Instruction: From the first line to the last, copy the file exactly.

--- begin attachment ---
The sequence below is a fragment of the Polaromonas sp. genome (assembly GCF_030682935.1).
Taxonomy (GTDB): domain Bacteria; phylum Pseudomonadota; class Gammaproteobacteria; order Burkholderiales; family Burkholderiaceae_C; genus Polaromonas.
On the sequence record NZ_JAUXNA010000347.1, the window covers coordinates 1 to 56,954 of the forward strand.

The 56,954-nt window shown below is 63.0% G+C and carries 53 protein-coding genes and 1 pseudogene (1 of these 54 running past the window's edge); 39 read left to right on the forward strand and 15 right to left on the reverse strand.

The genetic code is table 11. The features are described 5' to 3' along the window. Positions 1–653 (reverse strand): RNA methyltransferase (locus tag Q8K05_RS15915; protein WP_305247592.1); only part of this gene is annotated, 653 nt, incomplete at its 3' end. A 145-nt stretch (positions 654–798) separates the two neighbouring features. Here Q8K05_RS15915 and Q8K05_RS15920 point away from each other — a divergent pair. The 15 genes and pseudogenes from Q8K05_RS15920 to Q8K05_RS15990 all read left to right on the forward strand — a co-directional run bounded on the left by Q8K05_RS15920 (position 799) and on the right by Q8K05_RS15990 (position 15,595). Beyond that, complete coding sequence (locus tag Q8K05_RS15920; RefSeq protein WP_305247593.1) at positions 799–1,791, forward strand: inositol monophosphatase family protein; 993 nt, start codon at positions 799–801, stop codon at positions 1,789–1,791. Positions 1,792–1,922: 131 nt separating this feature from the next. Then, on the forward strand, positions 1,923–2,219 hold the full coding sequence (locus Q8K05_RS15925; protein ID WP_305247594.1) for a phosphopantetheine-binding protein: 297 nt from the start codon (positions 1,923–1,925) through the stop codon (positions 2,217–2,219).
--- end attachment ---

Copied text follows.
The sequence below is a fragment of the Polaromonas sp. genome (assembly GCF_030682935.1).
Taxonomy (GTDB): domain Bacteria; phylum Pseudomonadota; class Gammaproteobacteria; order Burkholderiales; family Burkholderiaceae_C; genus Polaromonas.
On the sequence record NZ_JAUXNA010000347.1, the window covers coordinates 1 to 56,954 of the forward strand.

The 56,954-nt window shown below is 63.0% G+C and carries 53 protein-coding genes and 1 pseudogene (1 of these 54 running past the window's edge); 39 read left to right on the forward strand and 15 right to left on the reverse strand.

The genetic code is table 11. The features are described 5' to 3' along the window. Positions 1–653 (reverse strand): RNA methyltransferase (locus tag Q8K05_RS15915; protein WP_305247592.1); only part of this gene is annotated, 653 nt, incomplete at its 3' end. A 145-nt stretch (positions 654–798) separates the two neighbouring features. Here Q8K05_RS15915 and Q8K05_RS15920 point away from each other — a divergent pair. The 15 genes and pseudogenes from Q8K05_RS15920 to Q8K05_RS15990 all read left to right on the forward strand — a co-directional run bounded on the left by Q8K05_RS15920 (position 799) and on the right by Q8K05_RS15990 (position 15,595). Beyond that, complete coding sequence (locus tag Q8K05_RS15920; RefSeq protein WP_305247593.1) at positions 799–1,791, forward strand: inositol monophosphatase family protein; 993 nt, start codon at positions 799–801, stop codon at positions 1,789–1,791. Positions 1,792–1,922: 131 nt separating this feature from the next. Then, on the forward strand, positions 1,923–2,219 hold the full coding sequence (locus Q8K05_RS15925; protein ID WP_305247594.1) for a phosphopantetheine-binding protein: 297 nt from the start codon (positions 1,923–1,925) through the stop codon (positions 2,217–2,219).